Dwarf Novae are cataclysmic variables -- variable stars -- whose brightness often changes "cataclysmically" over short periods of time. They were first discovered by the English Astronomer J.R. Hind on December 15, 1855, who observed an outburst by a star now known as U Geminorum

The dwarf novae can increase their luminosity by a factor of 100 (five magnitudes) for short periods of time, and they can exhibit these changes as often as once every few weeks or months. The dwarf novae are binary stars where one star is a white dwarf, and the other is a dwarf star overflowing its Roche lobe and spilling some of its mass onto the white dwarf. This overflowing gas forms an accretion disk around the white dwarf, and eventually spirals down onto its surface. The outbursts of dwarf novae are caused by drastic changes in the accretion disk, which result in additional matter spilling onto the white dwarf and heating of the accretion disk. The dwarf nova outburst occur periodically on timescales of days, weeks, or months, and the behavior of the outbursts can change from cycle to cycle. This outburst mechanism is very important, as it distinguishes the dwarf novae from the classical novae. The classical novae brighten by a factor of ten thousand or more because of a huge thermonuclear explosion on the white dwarf's surface, and do not repeat.

The dwarf novae exhibit a very broad range of behavior, despite their all being physically similar (a binary star system containing a white dwarf and a normal star). These differences in behavior can be attributed to differences in the mass of the normal star, the orientation of the accretion disk with respect to our line of sight, the separation and orbital period of the binary stars, the kinematic behavior of the accretion disk, and on and on. Nearly all of the white dwarfs in dwarf novae systems are weakly magnetic or not magnetic at all. This means that the flow of gas from the secondary star to the white dwarf is a purely mechanical, hydrodynamic (as opposed to a magnetohydrodynamic) process. A few dwarf novae are known to be intermediate polars, but there are no true polars among them.

There are three major subclasses of dwarf novae, each named after the class prototype:

  • U Geminorum or SS Cygni stars -- the prototypical dwarf novae stars. These binary star systems are typically oriented so that we can see the inner accretion disk, and even the white dwarf itself. This results in very complex behavior at all wavelengths from the infrared to the X-ray.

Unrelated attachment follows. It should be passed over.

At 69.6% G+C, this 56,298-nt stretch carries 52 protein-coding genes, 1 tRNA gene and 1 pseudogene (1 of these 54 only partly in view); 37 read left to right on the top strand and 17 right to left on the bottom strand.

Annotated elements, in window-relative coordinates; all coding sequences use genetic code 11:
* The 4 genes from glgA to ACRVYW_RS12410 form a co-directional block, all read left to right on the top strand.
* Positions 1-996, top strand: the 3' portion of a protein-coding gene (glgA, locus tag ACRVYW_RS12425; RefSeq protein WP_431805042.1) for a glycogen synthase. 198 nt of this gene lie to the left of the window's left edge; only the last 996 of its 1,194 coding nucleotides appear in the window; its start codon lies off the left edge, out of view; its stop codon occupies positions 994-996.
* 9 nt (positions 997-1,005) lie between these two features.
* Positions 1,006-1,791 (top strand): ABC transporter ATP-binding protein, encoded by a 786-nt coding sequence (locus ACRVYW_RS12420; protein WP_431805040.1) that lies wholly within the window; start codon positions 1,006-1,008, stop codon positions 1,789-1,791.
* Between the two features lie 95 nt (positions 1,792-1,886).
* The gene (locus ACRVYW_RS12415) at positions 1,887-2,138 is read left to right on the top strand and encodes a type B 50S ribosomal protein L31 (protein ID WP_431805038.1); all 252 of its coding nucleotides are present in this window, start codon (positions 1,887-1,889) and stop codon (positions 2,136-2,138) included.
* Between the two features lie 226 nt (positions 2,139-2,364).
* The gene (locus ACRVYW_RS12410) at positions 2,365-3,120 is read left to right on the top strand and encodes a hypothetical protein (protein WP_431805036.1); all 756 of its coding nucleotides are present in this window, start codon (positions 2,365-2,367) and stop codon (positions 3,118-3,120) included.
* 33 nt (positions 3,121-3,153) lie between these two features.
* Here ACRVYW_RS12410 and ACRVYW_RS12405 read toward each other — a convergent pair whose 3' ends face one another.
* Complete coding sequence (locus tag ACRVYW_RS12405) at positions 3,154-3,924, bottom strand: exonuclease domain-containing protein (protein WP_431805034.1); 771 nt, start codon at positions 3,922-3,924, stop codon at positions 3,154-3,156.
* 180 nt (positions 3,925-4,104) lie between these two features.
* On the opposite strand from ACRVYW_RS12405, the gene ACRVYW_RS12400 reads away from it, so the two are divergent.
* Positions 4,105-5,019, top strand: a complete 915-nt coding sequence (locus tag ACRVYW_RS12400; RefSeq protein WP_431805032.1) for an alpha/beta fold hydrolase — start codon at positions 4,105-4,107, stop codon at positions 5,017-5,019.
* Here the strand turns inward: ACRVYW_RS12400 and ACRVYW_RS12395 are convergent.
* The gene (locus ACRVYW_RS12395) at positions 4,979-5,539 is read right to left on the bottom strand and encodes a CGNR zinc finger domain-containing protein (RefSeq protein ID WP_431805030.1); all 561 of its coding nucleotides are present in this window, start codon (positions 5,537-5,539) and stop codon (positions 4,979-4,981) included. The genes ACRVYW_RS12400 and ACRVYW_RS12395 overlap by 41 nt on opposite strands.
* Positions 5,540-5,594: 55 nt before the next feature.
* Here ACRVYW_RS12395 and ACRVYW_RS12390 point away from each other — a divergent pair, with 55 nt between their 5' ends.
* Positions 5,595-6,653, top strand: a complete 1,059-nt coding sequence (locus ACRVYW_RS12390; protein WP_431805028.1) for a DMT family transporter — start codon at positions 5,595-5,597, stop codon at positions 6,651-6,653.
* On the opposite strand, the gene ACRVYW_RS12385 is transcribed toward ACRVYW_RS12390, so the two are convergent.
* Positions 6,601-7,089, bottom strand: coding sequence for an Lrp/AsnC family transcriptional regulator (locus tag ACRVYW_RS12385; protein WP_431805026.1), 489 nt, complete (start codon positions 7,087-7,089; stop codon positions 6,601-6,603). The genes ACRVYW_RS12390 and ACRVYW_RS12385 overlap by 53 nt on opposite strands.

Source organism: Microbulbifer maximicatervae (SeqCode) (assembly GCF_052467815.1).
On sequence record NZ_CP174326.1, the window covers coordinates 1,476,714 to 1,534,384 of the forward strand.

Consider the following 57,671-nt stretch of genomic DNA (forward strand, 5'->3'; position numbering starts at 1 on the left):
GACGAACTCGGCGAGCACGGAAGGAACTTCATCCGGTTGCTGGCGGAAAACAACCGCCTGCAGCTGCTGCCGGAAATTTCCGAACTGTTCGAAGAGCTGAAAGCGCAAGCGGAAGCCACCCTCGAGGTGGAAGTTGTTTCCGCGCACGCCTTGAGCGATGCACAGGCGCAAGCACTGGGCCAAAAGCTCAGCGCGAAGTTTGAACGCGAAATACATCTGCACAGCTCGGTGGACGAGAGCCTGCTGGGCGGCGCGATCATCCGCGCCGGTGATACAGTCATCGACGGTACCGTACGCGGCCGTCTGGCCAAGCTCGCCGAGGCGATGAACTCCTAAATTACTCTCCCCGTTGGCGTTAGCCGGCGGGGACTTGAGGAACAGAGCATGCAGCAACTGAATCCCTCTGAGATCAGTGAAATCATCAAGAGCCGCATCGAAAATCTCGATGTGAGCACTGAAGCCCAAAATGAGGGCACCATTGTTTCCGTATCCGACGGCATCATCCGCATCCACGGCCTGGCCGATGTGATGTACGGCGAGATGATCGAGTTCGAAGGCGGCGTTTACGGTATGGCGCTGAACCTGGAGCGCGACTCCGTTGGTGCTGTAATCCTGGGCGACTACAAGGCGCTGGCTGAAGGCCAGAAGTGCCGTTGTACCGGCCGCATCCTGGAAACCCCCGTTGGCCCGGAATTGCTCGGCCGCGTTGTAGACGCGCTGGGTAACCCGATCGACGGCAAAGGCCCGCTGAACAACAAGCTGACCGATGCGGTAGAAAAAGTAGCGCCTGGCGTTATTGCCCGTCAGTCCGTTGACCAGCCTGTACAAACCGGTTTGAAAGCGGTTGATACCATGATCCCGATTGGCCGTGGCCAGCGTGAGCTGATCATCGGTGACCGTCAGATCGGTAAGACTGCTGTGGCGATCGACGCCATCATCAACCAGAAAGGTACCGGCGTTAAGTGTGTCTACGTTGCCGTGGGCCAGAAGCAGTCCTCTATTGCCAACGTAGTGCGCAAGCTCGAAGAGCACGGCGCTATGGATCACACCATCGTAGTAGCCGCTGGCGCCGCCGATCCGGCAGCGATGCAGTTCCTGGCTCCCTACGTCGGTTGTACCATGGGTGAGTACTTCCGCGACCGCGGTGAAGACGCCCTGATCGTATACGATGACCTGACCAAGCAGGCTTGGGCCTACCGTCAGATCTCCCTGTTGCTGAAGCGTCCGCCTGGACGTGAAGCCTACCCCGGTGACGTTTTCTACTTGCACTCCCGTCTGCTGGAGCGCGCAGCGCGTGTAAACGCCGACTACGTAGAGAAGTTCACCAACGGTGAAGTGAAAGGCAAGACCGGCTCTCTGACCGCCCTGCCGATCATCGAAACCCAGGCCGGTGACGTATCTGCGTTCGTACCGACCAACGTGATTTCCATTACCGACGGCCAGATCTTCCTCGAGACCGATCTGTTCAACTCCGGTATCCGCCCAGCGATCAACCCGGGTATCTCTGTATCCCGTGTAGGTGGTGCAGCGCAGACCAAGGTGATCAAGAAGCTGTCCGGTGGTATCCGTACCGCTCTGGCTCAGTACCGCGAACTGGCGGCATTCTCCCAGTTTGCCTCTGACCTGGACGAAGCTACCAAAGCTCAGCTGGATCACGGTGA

• SU Ursa Majoris stars -- the secondary (normal) star is massive enough that its gravitational field makes the accretion disk around the white dwarf precess, which triggers a "superoutburst" -- an extended period of high brightness.

  • Z Camelopardalis stars -- these objects exhibit long "standstills", where the luminosity remains at a roughly constant, elevated level for years at a time. Apparently, they can occasionally go into outbursts which change the equilibrium structure of the accretion disk. This stops the cycle of outbursts, and leaves the disk at a state of high-but-steady mass accretion.

Like many of the other cataclysmic variables, the dwarf novae are interesting because they tell us an awful lot about the physics of accretion, and the hydrodynamics of accretion disks. They're also interesting because they are the dominant contributors to the ultraviolet and x-ray radiation background in the galaxy (and probably in most other galaxies, too). They may eventually wind up as type Ia supernovae, too, so they provide potentially useful laboratories for stars which eventually become supernovae. Of course, they're also fun to watch -- they're perennial targets for amateur astronomers who enjoy monitoring variable stars.

I used the great book, X-ray Binaries (Cambridge Astrophysics Series, Lewen, Van Paradijs, and Van Den Heuvel, editors, Cambridge U. Press; Cambridge, 1995) for some background information, as well as Coel Hellier's Cataclysmic Variable Stars (Springer-Praxis; Chicester, UK, 2001).

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